Daily moves to strengthen your core, prevent an agonising attack

Jennifer E. Engen

Ask your doctor what exercises you can take up after the pain in low back subsides

Photo : iStock

KEY HIGHLIGHTS

  • Low back pain is perhaps one of the most debilitating of injuries one may suffer in the course of life.
  • It could be your posture or your excessive sitting at the desk.
  • You can ensure through exercise routines that your core is so strong that you prevent the onset of the next attack.

The strongest of people find low back pain flares up the most debilitating of things. One can hardly move if one is in the throes of a low back attack that presents with stabbing pain. There is little one can do once the attack has set in. Some may reach for a numbing cold pack and wait for it to get better.

While it is true that most low back pain is the result of an injury, such as muscle sprains or strains due to sudden movements or poor body mechanics while lifting heavy objects, one also cannot rule out the same arising out of affliction by certain diseases, such as cancer of the spinal cord. a ruptured or herniated disc, etc.

Harvard Health experts feel one should look at these attacks as a form of opportunity. “An episode of acute low back pain is a call to action for people who are simply not exercisers,” says Dr Jeffrey N Katz, professor of orthopaedic surgery and medicine at Harvard Medical School. “It is a good time to make a commitment to exercise when you are starting to feel a bit better — typically in a few weeks.”

Is exercise the magic pill for low back pain?

No, not at all. First up, consult your doctor before you try anything on your own as this is only a piece to inform you of possibilities. Your doctor knows your health condition and is the best guide/judge. Tread carefully, especially if the pain traces to a problem in the spine, such as sciatica, or pain that radiates from the back down into the leg. The pain may be accompanied by a tingling “pins and needles” sensation. Under such circumstances, don’t begin a new exercise program without speaking to a doctor. So, though low back pain due to muscle strain or muscle spasm is amenable to exercise, the regimen is no silver bullet and no guarantee against future episodes of back pain. However, exercise could make it less frequent. “You could have a lower risk of flare-ups over the subsequent year,” Dr Katz says.

Thes “red flag” warrants immediate medical attention:

Harvard Health lists signals that your body sends to let you know that you must check out the same with a doctor immediately. They are:

  1. back pain with fever
  2. pain that does not improve or worsens
  3. numbness in the groin
  4. loss of bladder or bowel control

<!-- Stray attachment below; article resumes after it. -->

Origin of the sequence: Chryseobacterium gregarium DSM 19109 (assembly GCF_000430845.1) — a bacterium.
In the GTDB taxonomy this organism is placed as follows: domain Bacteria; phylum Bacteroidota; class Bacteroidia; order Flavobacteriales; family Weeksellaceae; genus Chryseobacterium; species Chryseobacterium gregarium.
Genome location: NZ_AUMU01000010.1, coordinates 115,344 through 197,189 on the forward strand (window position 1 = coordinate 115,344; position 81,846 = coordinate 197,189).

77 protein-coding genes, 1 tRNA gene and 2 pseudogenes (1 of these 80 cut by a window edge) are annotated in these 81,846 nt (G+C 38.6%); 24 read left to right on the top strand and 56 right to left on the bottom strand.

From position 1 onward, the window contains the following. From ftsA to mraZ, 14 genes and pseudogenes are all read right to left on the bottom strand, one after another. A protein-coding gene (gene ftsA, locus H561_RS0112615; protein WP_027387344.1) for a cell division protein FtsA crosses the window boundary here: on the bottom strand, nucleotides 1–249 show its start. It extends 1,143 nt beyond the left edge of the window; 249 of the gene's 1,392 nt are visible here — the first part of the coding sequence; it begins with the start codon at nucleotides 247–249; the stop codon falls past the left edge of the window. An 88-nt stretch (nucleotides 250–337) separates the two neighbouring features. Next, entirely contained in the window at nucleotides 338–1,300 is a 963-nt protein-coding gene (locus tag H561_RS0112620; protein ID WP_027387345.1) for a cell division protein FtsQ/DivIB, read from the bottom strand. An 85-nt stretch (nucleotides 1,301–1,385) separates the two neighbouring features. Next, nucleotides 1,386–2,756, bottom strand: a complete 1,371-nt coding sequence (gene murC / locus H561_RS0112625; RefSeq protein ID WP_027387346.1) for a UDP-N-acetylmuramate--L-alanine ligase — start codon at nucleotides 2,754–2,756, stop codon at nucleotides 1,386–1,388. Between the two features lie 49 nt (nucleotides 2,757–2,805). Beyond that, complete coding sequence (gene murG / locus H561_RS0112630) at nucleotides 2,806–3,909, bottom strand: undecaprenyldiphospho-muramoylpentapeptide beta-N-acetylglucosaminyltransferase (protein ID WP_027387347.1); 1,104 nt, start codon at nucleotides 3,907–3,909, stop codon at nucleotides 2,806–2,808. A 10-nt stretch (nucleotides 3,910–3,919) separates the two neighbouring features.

5. leg weakness
  6. inability to find a comfortable sitting or sleeping position during episodes of back pain.

Don’t exercise when in pain:

Some well-meaning friends may suggest some stretching and strengthening exercises that seemed to have worked for them. But restrain yourself – though we do agree that extended rest is not good. When back pain is severe, remain up and around to the extent possible.

“If you have an episode of low back pain and try to start exercising the next day, that turns out not to be that helpful,” Dr Katz says. Instead, resume your normal activities as soon as possible, but avoid lifting heavy weights and engaging in physical activities that exert sudden stresses on your back, like jogging or shovelling snow.

When can one exercise:

When the severe pain subsides, gradually begin daily, gentle exercises to stretch and strengthen the muscles that support the lumbar spine. People who exercise regularly, compared with those who do not, tend to have fewer recurrences of back pain over time – thanks to the stronger and more flexible muscles.

Back exercise starter moves

  1. Starting with the knees bent, pull one knee to your chest and hold the stretched position for 5 to 10 seconds. Alternate sides; repeat 5 to 10 times each.
  2. Starting with the knees bent, pull both knees to your chest and hold the stretched position for 5 to 10 seconds. Repeat 5 to 10 times.
  3. Starting with the knees bent, flatten your lower back to the bed or floor. Hold the back flat for 5 to 10 seconds. Repeat 10 times. (All 3 illustrations, courtesy Harvard Health)

Can I prevent lower back pain?

According to Cleveland Clinic, though you can’t prevent the lower back pain that results from disease or structural problems in the spine, you can avoid injuries that cause back pain.

To reduce your risk of a back injury, you should:

  1. Maintain a healthy weight: Think of your body’s skeleton as a lever system. How much weight would one put on such delicate levers? Realise that excess weight puts pressure on vertebrae and disks.
  2. Strengthen your abdominal muscles: Nothing beats a strong core. Learn under a certified physical/personal trainer. Pilates and other exercise programs strengthen core muscles that support the spine. Find your favourite and useful moves.
  3. Lift the right way: Show some respect to the body’s capabilities and limitations. To avoid injuries, lift with your legs (not your back). Hold heavy items close to your body. Try not to twist your torso while you’re lifting.

https://www.timesnownews.com/health/lower-back-pain-daily-moves-to-strengthen-your-core-prevent-an-agonising-attack-article-90272911

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